Do a web search on air purification by plants and you’ll find hundreds of articles on the subject. There are some unreliable sources such as home decor magazines and trendy blogs, but also more serious media (such as the Laidback Gardener blog!) that have written about the subject. They often give lists of the best air filtering plants. I got caught up in this myself. I never really asked myself whether or not plants purify the air because it just seemed so obviously true! Today, I must unfortunately announce to you that it is not actually the case, at least not as much as we thought.
Ground Control to NASA? What Seems to Be the Problem?
It all started with a NASA study published in 1989, in collaboration with Associated Landscape Contractors of America: Interior Landscape Plants for Indoor Air Pollution Abatement. These compounds are released from many products and materials found in our homes, such as paint and certain cosmetics. NASA astronauts, working in a restricted environment, could be exposed to these VOCs, hence this study.
What the study shows is that some plants have the ability to clean the air of VOCs. After the study was released, the media spread the good news: plants filter air! So what’s the problem, man?
To start with, the study was conducted with plants placed in Plexiglas cubes of approximately 15 and 30 cubic feet (0.4 and 0.8 m3). A small room of 8’x8’x8′ (2.5m x 2.5m x 2.5m) has a volume of 512 cubic feet (15.625m3). With these figures, one would need between 17 and 34 houseplants to purify the air. But an apartment or a house is not a Plexiglas cube and therefore these figures don’t even apply. To date, I’m not aware of any study that looks at the filtering effect of plants in the context of a normal residence. (I see some of you are still thinking about how to get 40 plants into your bedroom.)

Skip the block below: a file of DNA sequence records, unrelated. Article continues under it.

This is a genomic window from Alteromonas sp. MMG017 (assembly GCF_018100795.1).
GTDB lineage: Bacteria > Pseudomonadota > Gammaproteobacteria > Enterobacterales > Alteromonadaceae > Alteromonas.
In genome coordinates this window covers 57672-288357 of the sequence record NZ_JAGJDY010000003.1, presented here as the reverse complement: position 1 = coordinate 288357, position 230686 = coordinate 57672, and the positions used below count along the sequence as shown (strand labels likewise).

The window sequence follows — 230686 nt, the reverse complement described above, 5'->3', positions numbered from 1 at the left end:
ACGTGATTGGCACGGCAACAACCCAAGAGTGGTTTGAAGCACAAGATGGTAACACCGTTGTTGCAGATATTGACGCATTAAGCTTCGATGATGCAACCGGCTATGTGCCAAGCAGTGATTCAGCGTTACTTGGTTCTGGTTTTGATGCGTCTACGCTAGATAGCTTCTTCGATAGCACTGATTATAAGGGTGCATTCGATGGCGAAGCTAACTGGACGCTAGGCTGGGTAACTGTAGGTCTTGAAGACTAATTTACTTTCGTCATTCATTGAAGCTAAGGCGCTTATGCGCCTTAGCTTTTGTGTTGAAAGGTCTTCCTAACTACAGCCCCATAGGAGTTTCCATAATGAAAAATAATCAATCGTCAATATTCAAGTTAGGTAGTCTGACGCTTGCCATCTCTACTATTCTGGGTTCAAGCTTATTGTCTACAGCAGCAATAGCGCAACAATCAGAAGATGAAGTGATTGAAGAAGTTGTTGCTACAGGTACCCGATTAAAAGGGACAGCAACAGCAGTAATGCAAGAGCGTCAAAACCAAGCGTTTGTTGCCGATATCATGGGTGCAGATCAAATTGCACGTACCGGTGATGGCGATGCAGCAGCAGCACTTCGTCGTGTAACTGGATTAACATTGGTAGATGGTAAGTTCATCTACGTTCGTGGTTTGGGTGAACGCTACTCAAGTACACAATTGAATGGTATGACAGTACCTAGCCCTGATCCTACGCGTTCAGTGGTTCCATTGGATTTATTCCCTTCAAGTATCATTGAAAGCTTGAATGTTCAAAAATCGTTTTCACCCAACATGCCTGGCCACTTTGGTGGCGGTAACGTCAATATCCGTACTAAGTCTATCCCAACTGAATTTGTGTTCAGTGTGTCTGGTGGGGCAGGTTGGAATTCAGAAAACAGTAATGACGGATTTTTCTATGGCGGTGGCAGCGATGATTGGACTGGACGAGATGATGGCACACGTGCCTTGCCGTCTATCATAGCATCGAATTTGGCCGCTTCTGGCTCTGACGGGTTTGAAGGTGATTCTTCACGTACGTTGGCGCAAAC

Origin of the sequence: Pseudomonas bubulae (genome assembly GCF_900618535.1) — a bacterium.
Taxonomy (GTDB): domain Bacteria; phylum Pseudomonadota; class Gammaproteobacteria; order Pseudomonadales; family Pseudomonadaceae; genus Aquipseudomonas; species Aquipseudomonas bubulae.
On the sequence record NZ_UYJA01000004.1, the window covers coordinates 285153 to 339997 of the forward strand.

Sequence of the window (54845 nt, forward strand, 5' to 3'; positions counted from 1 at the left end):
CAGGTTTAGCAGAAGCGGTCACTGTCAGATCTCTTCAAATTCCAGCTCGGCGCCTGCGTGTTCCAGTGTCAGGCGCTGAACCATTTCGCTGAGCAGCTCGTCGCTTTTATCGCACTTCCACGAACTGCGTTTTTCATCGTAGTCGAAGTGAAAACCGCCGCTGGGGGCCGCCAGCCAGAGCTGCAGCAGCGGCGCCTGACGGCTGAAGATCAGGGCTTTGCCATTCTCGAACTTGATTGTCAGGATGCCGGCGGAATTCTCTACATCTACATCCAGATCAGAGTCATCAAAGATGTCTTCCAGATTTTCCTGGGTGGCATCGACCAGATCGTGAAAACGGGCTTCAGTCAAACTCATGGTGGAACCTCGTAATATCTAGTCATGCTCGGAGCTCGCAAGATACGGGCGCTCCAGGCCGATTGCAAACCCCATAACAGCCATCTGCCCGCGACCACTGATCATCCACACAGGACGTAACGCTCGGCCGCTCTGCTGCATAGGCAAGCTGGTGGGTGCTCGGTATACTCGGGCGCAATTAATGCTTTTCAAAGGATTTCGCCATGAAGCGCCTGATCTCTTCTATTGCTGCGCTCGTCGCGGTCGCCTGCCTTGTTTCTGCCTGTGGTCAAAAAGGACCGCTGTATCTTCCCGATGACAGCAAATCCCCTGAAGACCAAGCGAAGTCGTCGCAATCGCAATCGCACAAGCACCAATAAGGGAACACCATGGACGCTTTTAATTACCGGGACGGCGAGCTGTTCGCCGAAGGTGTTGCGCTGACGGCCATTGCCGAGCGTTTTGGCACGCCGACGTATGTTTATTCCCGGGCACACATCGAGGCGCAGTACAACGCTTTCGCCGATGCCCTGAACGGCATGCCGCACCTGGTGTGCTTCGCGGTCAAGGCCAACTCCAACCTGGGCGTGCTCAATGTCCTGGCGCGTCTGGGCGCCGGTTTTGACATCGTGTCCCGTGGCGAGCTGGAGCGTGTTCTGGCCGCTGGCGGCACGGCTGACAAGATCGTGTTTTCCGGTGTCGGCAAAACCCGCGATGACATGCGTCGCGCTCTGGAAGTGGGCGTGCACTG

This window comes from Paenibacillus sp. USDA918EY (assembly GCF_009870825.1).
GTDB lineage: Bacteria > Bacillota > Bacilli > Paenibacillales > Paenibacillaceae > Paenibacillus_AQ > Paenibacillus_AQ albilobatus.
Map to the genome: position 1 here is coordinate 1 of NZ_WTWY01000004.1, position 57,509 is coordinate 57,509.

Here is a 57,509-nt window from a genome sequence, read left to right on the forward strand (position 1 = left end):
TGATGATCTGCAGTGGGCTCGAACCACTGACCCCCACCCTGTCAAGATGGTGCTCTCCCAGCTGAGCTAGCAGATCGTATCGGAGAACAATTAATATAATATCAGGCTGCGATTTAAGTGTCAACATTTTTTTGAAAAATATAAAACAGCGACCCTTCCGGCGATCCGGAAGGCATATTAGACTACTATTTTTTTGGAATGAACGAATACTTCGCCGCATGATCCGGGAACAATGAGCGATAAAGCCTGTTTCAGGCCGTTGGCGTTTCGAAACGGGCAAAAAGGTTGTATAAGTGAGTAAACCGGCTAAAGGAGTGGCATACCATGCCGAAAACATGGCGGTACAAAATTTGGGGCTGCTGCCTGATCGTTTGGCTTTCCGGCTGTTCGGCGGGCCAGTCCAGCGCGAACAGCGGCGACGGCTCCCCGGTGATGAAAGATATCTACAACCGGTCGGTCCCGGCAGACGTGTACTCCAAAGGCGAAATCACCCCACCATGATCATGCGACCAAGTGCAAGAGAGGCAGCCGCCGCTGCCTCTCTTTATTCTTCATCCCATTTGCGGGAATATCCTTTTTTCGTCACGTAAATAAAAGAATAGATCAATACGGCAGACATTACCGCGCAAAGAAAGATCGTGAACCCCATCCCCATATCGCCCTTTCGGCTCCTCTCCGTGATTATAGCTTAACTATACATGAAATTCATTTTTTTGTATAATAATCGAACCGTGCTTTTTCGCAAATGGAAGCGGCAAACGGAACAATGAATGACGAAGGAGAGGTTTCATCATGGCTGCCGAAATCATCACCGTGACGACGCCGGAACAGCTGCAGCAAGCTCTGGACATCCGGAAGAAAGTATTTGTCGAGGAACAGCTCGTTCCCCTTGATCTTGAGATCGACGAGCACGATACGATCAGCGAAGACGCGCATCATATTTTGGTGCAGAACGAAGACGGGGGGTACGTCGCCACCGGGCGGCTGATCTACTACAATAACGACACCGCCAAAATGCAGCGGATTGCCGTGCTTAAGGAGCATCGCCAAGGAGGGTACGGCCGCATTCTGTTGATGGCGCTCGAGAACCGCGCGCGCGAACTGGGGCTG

Another part of the study showed that roots and soil microorganisms were the most effective in filtering VOCs. The air was forced through activated charcoal in which plants were growing. Again, this has nothing to do with the homes you and I live in! And, let’s not forget that only a few pollutants were tested in the NASA study. What about the others?
How Does It Work?
Now I’m aware that my houseplants won’t replace an air purification system, but I’m still curious as to how plants transform these compounds. Well, they can absorb VOCs through their leaves and transport them to their roots where microorganisms break them down and convert them into sugars, oxygen and even plant matter!
Real Benefits of Houseplants
But don’t get rid of all your houseplants just yet! They still have well-documented benefits for humans. For example, working with plants reduces stress levels and can relieve people suffering from depression and anxiety. Their mere presence in our environment can improve our attention span. In addition, one study showed that the presence of plants could help us heal faster after surgery. Other studies have found that plants increase productivity and creativity in the workplace.
Which Plants to Choose?
Although NASA has compiled a list of plants that effectively purify the air, all plants have this ability. The best plants for our health are those that are healthy themselves. Choose plants that will grow well in your home. Here’s a list of plants that can’t be killed if you’re not sure you have a green thumb.
So what do we do with all this pollution? Purifiers or air exchangers do their job well, but the easiest way is to open a window from time to time!